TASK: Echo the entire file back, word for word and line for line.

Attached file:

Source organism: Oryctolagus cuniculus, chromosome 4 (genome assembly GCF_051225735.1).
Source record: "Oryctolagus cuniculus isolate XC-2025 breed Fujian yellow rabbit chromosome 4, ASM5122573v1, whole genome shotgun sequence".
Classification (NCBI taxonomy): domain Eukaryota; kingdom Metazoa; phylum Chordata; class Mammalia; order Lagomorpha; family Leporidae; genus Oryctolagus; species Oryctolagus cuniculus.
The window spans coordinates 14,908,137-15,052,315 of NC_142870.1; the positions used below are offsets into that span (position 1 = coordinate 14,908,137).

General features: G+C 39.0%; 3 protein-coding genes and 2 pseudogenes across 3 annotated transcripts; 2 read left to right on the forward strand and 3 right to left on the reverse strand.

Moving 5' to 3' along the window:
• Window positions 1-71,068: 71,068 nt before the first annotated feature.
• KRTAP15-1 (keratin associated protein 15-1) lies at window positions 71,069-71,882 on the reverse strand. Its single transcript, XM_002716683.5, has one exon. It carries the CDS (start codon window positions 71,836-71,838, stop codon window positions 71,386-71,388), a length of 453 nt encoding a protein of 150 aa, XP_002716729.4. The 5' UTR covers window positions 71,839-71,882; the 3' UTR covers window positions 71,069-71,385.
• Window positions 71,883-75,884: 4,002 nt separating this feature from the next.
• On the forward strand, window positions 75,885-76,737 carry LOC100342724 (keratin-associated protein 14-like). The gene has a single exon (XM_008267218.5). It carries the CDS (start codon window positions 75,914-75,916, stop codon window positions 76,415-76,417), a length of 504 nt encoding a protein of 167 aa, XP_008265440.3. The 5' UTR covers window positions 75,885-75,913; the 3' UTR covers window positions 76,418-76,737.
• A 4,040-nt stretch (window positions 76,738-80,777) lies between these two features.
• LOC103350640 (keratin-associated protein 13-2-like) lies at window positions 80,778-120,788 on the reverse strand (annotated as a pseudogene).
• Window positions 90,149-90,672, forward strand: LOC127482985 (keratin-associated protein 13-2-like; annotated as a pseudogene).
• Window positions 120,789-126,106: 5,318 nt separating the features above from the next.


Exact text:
Source organism: Oryctolagus cuniculus, chromosome 4 (genome assembly GCF_051225735.1).
Source record: "Oryctolagus cuniculus isolate XC-2025 breed Fujian yellow rabbit chromosome 4, ASM5122573v1, whole genome shotgun sequence".
Classification (NCBI taxonomy): domain Eukaryota; kingdom Metazoa; phylum Chordata; class Mammalia; order Lagomorpha; family Leporidae; genus Oryctolagus; species Oryctolagus cuniculus.
The window spans coordinates 14,908,137-15,052,315 of NC_142870.1; the positions used below are offsets into that span (position 1 = coordinate 14,908,137).

General features: G+C 39.0%; 3 protein-coding genes and 2 pseudogenes across 3 annotated transcripts; 2 read left to right on the forward strand and 3 right to left on the reverse strand.

Moving 5' to 3' along the window:
• Window positions 1-71,068: 71,068 nt before the first annotated feature.
• KRTAP15-1 (keratin associated protein 15-1) lies at window positions 71,069-71,882 on the reverse strand. Its single transcript, XM_002716683.5, has one exon. It carries the CDS (start codon window positions 71,836-71,838, stop codon window positions 71,386-71,388), a length of 453 nt encoding a protein of 150 aa, XP_002716729.4. The 5' UTR covers window positions 71,839-71,882; the 3' UTR covers window positions 71,069-71,385.
• Window positions 71,883-75,884: 4,002 nt separating this feature from the next.
• On the forward strand, window positions 75,885-76,737 carry LOC100342724 (keratin-associated protein 14-like). The gene has a single exon (XM_008267218.5). It carries the CDS (start codon window positions 75,914-75,916, stop codon window positions 76,415-76,417), a length of 504 nt encoding a protein of 167 aa, XP_008265440.3. The 5' UTR covers window positions 75,885-75,913; the 3' UTR covers window positions 76,418-76,737.
• A 4,040-nt stretch (window positions 76,738-80,777) lies between these two features.
• LOC103350640 (keratin-associated protein 13-2-like) lies at window positions 80,778-120,788 on the reverse strand (annotated as a pseudogene).
• Window positions 90,149-90,672, forward strand: LOC127482985 (keratin-associated protein 13-2-like; annotated as a pseudogene).
• Window positions 120,789-126,106: 5,318 nt separating the features above from the next.